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Brigitte Le Normand holds an MA in Russian and East European Studies from the University of Toronto (2002) and a PhD in History from the University of California, Los Angeles (2007). In addition to the book ‘Designing Tito’s Capital: Urban Planning, Modernism, and Socialism in Belgrade’ (University of Pittsburgh Press, 2014), she has published several articles and book chapters on urban planning in socialist Yugoslavia and on Yugoslav labour migrants in Western Europe. She is assistant professor of history and director of urban studies at the University of British Columbia, Okanagan.
Brigitte Le Normand
My current project explores the relationship between Yugoslavia and its migrant workers in the period between 1965, when labour migration became a large-scale trend, and the dissolution of Yugoslavia in the early 1990s. I am specifically interested in the tension between migrants as ‘subjects’; both of the Yugoslav state, and in the sense of autonomous subjects making decisions about the meanings of their lived experience and about their future. In particular, I am interested in how Yugoslavia used cultural policy (including education) to manage its relationship with the migrants, and how the migrants themselves understood their relationship with their homeland, however they defined it.
While at the Georg Eckert Institute, I looked at three volumes (for different ages) of a textbook that Yugoslavia produced in 1983 for use in the ‘mother-tongue supplementary classes’ that were offered once a week to children of Yugoslav migrants living abroad. I was interested to see what kind of content was covered in these textbooks. What knowledge about Yugoslavia and values did the authors feel that migrant children needed to learn? How did they seek to build attachment to their respective homeland? How did they engage with the migrant children’s experience? The textbooks are particularly valuable as there are very few other sources of information indicating what children were taught.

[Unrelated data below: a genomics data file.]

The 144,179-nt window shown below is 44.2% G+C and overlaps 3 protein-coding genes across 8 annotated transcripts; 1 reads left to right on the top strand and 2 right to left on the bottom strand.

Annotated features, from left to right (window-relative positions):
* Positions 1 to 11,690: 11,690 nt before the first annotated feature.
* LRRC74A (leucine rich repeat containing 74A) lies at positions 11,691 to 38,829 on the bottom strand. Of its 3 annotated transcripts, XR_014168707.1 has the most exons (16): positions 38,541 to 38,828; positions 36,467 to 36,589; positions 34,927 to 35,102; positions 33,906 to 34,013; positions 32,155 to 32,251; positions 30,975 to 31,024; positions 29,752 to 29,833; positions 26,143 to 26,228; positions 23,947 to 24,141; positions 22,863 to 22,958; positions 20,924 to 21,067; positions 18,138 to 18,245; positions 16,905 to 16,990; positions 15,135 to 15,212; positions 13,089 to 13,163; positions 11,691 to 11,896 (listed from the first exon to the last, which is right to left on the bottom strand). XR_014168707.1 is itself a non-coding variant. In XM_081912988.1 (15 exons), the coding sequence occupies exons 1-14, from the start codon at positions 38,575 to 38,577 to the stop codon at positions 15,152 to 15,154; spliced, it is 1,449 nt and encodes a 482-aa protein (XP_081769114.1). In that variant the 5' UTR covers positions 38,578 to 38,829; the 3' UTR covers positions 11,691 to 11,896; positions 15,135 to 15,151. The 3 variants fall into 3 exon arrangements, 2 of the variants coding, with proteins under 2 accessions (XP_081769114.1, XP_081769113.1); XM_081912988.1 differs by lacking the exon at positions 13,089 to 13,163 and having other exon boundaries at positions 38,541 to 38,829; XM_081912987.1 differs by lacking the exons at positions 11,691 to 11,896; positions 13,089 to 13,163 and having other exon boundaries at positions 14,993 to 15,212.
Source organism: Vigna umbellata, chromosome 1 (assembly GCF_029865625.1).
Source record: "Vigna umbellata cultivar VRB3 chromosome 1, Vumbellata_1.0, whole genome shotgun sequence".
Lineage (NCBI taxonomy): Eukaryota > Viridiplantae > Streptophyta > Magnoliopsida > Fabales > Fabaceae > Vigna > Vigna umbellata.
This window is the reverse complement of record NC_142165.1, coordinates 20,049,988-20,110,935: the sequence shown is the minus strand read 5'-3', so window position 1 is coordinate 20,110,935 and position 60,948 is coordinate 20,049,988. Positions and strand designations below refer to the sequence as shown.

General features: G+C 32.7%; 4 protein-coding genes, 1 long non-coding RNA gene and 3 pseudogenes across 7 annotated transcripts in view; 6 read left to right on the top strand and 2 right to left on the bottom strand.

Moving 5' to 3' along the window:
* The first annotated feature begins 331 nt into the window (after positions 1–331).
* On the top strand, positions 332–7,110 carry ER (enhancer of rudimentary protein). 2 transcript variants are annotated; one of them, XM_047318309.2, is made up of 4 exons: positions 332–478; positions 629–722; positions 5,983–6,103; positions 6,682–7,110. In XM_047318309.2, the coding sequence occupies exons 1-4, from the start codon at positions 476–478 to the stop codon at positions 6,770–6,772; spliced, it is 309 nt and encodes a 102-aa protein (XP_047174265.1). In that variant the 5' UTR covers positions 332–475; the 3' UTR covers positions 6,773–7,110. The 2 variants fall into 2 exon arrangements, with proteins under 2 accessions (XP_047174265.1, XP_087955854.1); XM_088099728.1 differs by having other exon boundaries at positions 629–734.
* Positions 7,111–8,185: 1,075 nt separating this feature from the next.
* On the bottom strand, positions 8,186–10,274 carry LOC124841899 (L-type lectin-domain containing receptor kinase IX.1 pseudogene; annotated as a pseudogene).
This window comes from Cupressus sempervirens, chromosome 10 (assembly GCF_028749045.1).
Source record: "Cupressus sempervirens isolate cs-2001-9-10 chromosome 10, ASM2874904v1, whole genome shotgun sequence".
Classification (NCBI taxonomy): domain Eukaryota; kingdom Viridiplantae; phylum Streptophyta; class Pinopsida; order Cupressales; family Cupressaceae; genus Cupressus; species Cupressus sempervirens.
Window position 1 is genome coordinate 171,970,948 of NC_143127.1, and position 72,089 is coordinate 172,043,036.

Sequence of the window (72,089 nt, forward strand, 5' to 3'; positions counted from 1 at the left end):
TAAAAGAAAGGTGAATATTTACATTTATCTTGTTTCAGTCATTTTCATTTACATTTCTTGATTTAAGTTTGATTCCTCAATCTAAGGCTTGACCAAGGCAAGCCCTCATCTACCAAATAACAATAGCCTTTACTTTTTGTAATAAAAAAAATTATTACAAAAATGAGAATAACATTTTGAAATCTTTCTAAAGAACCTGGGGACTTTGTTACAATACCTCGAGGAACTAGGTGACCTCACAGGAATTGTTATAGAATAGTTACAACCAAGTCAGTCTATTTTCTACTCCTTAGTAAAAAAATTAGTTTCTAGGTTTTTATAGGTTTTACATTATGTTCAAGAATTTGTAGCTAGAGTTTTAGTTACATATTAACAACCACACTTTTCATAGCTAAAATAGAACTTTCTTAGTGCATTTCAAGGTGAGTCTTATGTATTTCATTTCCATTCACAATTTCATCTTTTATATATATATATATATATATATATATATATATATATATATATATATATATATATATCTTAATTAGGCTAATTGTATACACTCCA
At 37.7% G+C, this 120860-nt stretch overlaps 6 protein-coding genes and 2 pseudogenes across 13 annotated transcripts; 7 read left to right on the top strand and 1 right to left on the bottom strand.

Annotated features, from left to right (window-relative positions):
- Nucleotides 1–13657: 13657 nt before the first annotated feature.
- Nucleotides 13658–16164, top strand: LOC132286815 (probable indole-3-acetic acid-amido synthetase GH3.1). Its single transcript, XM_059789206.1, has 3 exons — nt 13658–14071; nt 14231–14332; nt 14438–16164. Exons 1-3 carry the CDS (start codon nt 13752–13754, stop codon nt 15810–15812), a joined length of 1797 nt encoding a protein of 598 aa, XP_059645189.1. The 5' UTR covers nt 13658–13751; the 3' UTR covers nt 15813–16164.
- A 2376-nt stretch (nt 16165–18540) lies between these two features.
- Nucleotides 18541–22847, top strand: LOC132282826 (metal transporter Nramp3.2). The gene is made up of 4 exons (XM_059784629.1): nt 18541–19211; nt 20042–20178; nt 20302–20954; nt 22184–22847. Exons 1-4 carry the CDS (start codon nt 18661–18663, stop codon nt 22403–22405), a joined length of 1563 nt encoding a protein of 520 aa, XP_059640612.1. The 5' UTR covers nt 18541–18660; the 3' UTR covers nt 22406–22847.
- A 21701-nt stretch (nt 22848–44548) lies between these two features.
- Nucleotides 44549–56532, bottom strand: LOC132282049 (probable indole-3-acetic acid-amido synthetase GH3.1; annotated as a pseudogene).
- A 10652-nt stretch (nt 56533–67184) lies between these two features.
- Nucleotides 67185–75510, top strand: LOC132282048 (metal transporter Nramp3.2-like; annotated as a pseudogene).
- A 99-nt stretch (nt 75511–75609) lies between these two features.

The textbooks proved to be a rich source of information. They were of very high quality, with hard-covers, colour photographs and beautiful colour illustrations. The vehicle used to share knowledge and values was primarily literature but also included reproductions of works of art, occasionally framed by short explanatory texts. I learned a great deal about the way in which the idea of homeland was communicated; predominantly through the twin tropes of kinship and landscape. The trope of landscape is especially interesting as it imparted a particularly local understanding of homeland; one that could easily be understood in a more ethno-national sense. At the same time, authors and artists were only occasionally identified by the Republic from which they came, promoting the idea that Yugoslavia was the sum of its local parts. Tito as a role model, and the related topic of the Partisan struggle, were two other major themes, which was especially interesting as Tito had died three years earlier. The analysis is a work in progress, and I am sure it will continue to yield rich insights.
To provide a concrete example, I was particularly intrigued by poems that described the homeland in experiential ways that made it tangible to young children. For example, the poem “Moja domovina” (My homeland by Vladimir Andrić) describes: “My house and my mom / my father and my pyjamas [..] my coast of my sea / and my bench to the window […] and in the park a sandbox full of sand / and in the sandbox my friends and me / that is my Yugoslavia.” At the same time, by relating the homeland to lived experience, did the poem not confuse children whose lives were taking place outside the homeland?
My time at the GEI was very productive. The proximity of the accommodation to the library is very helpful. I particularly enjoyed meeting other scholars working on migration and education at the conference organised by the Migration and Education Research Group, although I wish that more of the talks had been in English, as my German is not quite strong enough to fully understand the presentations. I had some really stimulating conversations with the other fellows as well. One conversation led me to consider whether I should update a project I started back in 2001, looking at the representation of the Second World War in Croatian and Serbian history textbooks. It would be interesting to look at how this depiction has changed in the last fifteen years.
Many thanks for this wonderful opportunity.